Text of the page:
Should You Give a Recorded Statement to the Insurance Company After a Car Accident?

  • Oct 18, 2022

Updated: Jun 26

A recorded statement is simply a set of questions and answers by the adjuster. You should never give a recorded statement.

What is a recorded statement?

After you’ve been involved in an accident (car, motorcycle, bike, slip & fall, etc., etc.), the insurance company representing the other driver will usually contact you for a recorded statement. A recorded statement is simply an adjuster asking you a set of questions about the accident. Your answers are recorded and later transcribed. The purpose of a recorded statement is usually to get the underlying facts about the accident and how it happened, but there is often a more sinister goal behind these recorded statements.

Are you required to give a recorded statement?

Many people try to handle their own car accident claim, especially if the damages are relatively minor. In return, the insurance company will always request a recorded statement before they even begin negotiations. Or sometimes the other side’s insurance company will contact you for a recorded statement before you’ve had a chance to retain an attorney. It is critical to remember that you do not have or need to give a recorded statement. There is no federal or state law mandating you to give one – despite what an insurance adjuster may claim.

How will a recorded statement be used against you?

Insurance companies have a duty to their clients to pay claims and to defend them in lawsuits. However, they also have a duty to their shareholders to maximize their profits, and they do this by denying claims or finding ways to deny claims. One strategy often used by insurance companies to regularly reject claims is to ask for a recorded statement in the hopes of discovering inaccurate or damaging information. They will attempt to compare the recorded statement to a formal deposition later on, and any inaccuracies, contradictions, or false information will then be used against you in mediation, arbitration, or a trial.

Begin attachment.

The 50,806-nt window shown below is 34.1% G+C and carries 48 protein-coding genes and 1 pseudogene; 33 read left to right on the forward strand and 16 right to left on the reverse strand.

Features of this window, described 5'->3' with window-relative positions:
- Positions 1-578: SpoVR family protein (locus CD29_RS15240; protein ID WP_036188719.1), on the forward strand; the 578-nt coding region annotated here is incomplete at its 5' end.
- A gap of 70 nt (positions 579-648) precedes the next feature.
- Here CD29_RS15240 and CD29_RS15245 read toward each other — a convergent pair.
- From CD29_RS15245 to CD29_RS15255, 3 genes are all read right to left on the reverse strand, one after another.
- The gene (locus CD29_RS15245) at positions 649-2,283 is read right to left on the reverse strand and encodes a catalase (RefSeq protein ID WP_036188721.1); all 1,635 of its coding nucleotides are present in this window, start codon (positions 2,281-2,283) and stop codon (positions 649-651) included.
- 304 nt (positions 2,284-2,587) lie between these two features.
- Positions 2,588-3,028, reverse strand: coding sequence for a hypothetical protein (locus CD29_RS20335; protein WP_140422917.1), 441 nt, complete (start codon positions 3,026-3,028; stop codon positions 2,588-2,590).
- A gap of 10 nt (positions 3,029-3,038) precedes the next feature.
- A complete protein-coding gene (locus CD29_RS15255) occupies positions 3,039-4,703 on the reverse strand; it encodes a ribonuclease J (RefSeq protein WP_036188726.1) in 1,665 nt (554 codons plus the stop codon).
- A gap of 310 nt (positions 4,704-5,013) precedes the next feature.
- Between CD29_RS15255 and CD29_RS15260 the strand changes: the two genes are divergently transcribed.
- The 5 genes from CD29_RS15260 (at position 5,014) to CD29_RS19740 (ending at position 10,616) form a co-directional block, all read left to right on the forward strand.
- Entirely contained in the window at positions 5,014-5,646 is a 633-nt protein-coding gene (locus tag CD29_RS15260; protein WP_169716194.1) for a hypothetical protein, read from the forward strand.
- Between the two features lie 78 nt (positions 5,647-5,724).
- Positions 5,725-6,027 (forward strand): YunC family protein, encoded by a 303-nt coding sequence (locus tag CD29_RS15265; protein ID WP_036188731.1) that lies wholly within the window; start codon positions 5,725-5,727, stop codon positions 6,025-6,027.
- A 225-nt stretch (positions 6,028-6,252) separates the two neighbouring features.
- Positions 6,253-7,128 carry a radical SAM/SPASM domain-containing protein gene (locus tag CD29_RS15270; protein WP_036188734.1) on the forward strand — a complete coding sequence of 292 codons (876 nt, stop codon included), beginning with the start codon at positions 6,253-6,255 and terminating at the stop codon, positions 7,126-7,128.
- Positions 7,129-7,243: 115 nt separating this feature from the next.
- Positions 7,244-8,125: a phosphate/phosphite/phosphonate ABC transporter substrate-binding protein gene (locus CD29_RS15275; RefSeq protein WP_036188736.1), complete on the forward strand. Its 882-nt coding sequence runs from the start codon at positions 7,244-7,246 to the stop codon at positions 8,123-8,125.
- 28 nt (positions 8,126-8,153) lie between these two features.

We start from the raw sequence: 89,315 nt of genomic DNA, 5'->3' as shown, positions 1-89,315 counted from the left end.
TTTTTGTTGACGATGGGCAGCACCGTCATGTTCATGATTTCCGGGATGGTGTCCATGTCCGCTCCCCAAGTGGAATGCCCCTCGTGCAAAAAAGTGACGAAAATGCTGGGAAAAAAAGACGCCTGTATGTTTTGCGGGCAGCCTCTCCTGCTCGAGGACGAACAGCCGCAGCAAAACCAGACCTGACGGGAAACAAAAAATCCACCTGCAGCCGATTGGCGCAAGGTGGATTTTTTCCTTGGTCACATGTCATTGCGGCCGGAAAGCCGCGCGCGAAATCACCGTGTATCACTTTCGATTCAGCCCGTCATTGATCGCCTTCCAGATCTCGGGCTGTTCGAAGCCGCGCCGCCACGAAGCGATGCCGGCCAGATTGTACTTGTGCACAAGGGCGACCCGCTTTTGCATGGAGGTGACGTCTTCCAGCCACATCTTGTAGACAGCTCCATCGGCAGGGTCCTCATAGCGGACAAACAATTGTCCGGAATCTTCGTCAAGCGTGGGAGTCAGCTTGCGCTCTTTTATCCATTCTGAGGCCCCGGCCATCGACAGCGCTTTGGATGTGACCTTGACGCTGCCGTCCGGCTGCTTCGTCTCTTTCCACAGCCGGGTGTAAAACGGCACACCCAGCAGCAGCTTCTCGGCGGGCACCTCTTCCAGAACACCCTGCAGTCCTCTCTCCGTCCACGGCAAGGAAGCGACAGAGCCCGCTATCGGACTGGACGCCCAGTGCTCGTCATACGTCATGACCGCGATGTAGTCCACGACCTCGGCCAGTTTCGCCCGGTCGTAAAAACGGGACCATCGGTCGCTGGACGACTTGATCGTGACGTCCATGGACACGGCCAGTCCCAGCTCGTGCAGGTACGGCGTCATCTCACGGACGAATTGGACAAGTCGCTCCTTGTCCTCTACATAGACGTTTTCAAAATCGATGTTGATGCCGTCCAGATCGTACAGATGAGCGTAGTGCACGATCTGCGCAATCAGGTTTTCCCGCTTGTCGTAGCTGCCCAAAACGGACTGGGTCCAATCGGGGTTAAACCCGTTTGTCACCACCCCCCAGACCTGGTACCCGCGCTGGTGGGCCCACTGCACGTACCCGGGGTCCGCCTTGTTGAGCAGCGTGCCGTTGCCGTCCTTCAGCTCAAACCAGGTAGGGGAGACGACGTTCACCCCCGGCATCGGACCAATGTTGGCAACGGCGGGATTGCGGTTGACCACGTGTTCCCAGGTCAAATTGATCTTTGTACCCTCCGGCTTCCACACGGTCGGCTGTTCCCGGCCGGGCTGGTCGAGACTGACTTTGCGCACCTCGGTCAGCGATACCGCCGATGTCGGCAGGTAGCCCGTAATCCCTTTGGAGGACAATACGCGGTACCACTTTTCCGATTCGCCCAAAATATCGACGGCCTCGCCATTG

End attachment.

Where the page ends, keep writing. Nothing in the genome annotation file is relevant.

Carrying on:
Even true and accurate facts at the time the statement was given may create inconsistencies in your case later on because your injuries may get worse or change, witnesses may be found who would recount a different version of how the accident happened, or additional unknown details may come out. The point is, there are are lot of opportunities for an insurance company to manipulate these recorded statements to their own advantage.

What if your own insurance company asks for a recorded statement

Where it gets tricky is when your own insurance company asks for a recorded statement. Under an insurance policy agreement, you have a duty to cooperate with them, which often means providing them a recorded statement or other evidence if they request it. So there is often little choice but to give one since failing to do so may put you in breach and your policy may be cancelled. It is important to note that giving a recorded statement to your own insurance company can still create issues later on if you end up utilizing your underinsured or uninsured motorist policy to recover damages. At which point your own insurance company may, but not necessarily, use your own recorded statement to reduce or deny your claims. So even though you must cooperate with your own insurance company and provide a recorded statement to them, it is wise to either consult with an attorney or hire an attorney before doing so.

What should you do if you’ve been asked to give a recorded statement after an accident?

Accident victims in California have rights, and one of them is to be represented by an attorney. When an insurance company asks you for a recorded statement, the answer should always be “no” until you have had a chance to speak with an attorney. If the adjuster insists that you need to give one, simply hang up and contact an attorney immediately. Remember, the insurance company is not your friend and there is no law or policy which requires you to give a recorded statement.

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